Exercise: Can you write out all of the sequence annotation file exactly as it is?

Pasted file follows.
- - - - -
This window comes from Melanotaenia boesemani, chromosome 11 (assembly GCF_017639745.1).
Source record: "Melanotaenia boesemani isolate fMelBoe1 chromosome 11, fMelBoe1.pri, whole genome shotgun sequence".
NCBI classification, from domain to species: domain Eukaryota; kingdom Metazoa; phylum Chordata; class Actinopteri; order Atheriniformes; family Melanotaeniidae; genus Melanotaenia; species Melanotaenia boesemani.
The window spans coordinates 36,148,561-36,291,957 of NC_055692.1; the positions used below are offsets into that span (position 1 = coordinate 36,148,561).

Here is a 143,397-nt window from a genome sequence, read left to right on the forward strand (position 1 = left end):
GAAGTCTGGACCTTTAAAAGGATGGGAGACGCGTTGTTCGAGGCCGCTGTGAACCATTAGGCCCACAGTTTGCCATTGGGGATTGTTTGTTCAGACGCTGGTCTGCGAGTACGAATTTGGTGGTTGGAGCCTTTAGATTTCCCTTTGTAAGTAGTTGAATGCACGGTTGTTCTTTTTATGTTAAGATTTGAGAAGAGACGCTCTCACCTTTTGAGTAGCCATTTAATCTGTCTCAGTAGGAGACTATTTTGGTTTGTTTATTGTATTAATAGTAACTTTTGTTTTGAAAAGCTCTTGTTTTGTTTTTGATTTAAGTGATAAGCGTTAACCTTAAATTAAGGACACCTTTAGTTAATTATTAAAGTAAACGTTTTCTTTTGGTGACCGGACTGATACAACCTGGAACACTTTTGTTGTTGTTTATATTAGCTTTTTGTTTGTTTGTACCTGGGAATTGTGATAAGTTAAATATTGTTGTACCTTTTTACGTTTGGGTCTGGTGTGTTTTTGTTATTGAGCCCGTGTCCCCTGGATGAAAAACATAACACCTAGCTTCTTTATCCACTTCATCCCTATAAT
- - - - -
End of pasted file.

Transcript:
This window comes from Melanotaenia boesemani, chromosome 11 (assembly GCF_017639745.1).
Source record: "Melanotaenia boesemani isolate fMelBoe1 chromosome 11, fMelBoe1.pri, whole genome shotgun sequence".
NCBI classification, from domain to species: domain Eukaryota; kingdom Metazoa; phylum Chordata; class Actinopteri; order Atheriniformes; family Melanotaeniidae; genus Melanotaenia; species Melanotaenia boesemani.
The window spans coordinates 36,148,561-36,291,957 of NC_055692.1; the positions used below are offsets into that span (position 1 = coordinate 36,148,561).

Here is a 143,397-nt window from a genome sequence, read left to right on the forward strand (position 1 = left end):
GAAGTCTGGACCTTTAAAAGGATGGGAGACGCGTTGTTCGAGGCCGCTGTGAACCATTAGGCCCACAGTTTGCCATTGGGGATTGTTTGTTCAGACGCTGGTCTGCGAGTACGAATTTGGTGGTTGGAGCCTTTAGATTTCCCTTTGTAAGTAGTTGAATGCACGGTTGTTCTTTTTATGTTAAGATTTGAGAAGAGACGCTCTCACCTTTTGAGTAGCCATTTAATCTGTCTCAGTAGGAGACTATTTTGGTTTGTTTATTGTATTAATAGTAACTTTTGTTTTGAAAAGCTCTTGTTTTGTTTTTGATTTAAGTGATAAGCGTTAACCTTAAATTAAGGACACCTTTAGTTAATTATTAAAGTAAACGTTTTCTTTTGGTGACCGGACTGATACAACCTGGAACACTTTTGTTGTTGTTTATATTAGCTTTTTGTTTGTTTGTACCTGGGAATTGTGATAAGTTAAATATTGTTGTACCTTTTTACGTTTGGGTCTGGTGTGTTTTTGTTATTGAGCCCGTGTCCCCTGGATGAAAAACATAACACCTAGCTTCTTTATCCACTTCATCCCTATAAT